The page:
Snorted Almond Causes Costly Surgery for Cunning Cocker Spaniel

According to Ellen Unsworth of Sacramento, Calif., her English cocker spaniel Tomis is a sweet and well-mannered dog, which is why his owners had little concern about hosting a small holiday gathering for a few two-legged friends. Though Tomis was relaxed and behaved around guests, the cunning canine was patiently awaiting the opportunity to indulge in a tasty, and in this case, a highly toxic snack. While pet poisoning is a common occurrence, this particular incident had an extraordinary twist, earning Tomis the title of “Most Unusual Claim of the Month” by Veterinary Pet Insurance Co. (VPI).

“If we hadn’t caught Tomis with his front paws on the coffee table, we wouldn’t have known; he’s very cunning about stealing food. Our backs were turned for only a moment when he devoured a bowl of raisins and almonds we had set out on the table,” said Ellen. “We called our veterinary office, and they advised us to bring Tomis in immediately for potential raisin toxicity. What we didn’t know was that, in his haste to sneak as much food as possible, Tomis had coughed while swallowing one of the nuts, which caused it to become firmly lodged in the back of his sinuses.”

Tomis’ veterinarian induced vomiting and treated him over the next two days for food poisoning. While the cocker spaniel remained under medical care, his veterinarian and owners became alarmed by what Ellen described as a “horrible rattling noise” from deep inside his muzzle. His veterinarian preformed a CT scan and identified a large mass in the back of his nose. After an unsuccessful attempt to remove the mass with a rhinoscopy, it was decided it needed to be taken out surgically through Tomis’ soft palate. When the surgical team began to operate, they discovered the mass was actually a whole almond, wedged tightly in place. Fortunately, the surgeon was able to remove the nut and Tomis has since made a full recovery.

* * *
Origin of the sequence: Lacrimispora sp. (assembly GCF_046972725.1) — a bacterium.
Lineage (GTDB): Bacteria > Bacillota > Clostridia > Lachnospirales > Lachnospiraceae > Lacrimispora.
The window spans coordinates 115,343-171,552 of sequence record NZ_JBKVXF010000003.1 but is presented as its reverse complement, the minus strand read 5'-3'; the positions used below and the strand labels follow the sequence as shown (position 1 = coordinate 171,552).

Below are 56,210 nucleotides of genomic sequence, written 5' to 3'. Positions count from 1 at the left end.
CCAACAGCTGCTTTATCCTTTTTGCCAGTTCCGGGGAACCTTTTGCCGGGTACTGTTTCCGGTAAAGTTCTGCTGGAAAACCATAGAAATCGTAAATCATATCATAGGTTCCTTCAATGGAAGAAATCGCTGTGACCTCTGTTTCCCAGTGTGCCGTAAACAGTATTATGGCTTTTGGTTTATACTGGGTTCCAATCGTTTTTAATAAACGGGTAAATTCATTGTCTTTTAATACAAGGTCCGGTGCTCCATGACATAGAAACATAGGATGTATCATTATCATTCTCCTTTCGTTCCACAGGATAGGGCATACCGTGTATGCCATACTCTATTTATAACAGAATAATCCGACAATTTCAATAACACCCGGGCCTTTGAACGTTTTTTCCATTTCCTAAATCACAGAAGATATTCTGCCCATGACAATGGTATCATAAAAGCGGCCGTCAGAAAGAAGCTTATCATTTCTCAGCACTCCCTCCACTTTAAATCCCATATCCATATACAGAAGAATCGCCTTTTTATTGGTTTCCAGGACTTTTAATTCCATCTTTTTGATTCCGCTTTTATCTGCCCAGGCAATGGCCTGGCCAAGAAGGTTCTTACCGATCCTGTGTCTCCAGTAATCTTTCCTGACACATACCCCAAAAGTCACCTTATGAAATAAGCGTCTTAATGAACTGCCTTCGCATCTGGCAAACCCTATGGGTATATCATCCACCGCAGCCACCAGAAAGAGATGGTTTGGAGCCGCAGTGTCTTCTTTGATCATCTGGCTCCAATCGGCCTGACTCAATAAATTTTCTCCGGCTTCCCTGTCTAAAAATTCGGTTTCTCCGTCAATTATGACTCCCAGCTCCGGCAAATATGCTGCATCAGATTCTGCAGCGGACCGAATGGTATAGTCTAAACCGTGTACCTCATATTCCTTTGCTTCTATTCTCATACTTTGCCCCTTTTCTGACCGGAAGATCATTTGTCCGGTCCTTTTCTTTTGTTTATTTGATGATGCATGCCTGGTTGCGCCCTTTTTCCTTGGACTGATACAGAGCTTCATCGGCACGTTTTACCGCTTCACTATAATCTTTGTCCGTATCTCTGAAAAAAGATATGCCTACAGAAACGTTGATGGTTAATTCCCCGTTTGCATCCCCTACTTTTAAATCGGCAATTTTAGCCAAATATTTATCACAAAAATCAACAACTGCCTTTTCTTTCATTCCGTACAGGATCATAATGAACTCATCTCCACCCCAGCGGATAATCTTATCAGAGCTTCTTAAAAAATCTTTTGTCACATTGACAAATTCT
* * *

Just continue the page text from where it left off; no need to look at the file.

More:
“Many pets are highly motivated by food and can be incredibly diligent about getting it,” said Carol McConnell, DVM, MBA, vice president and chief veterinary medical officer for VPI. “Because it’s impossible to watch them constantly, it’s all the more critical to know what foods are toxic or harmful to animals and to keep those items completely out of reach. Tomis’ incident is also a good reminder that even the most common occurrences can result in unexpected expenses for pet owners.”

Dr. McConnell recommends that pet owners contact their veterinarian or the Pet Poison Helpline immediately if a toxic ingestion occurs. Available 24-hours a day at (800) 213-6680, the Pet Poison Helpline is an animal poison control service that can assist pet owners with treating a potentially poisoned pet. For more information about pet poisoning prevention and first aid, visit www.petpoisonhelpline.com.

As for the Unsworths, the family is much more diligent about keeping snacks out of reach and is currently training Tomis not to touch food until he is released to eat it. “We realize that we can be vigilant about watching him 99 percent of the time, but it all comes down to that one moment when an incident like this can happen,” said Ellen. “Thank goodness we have pet insurance; we have been so happy with VPI.”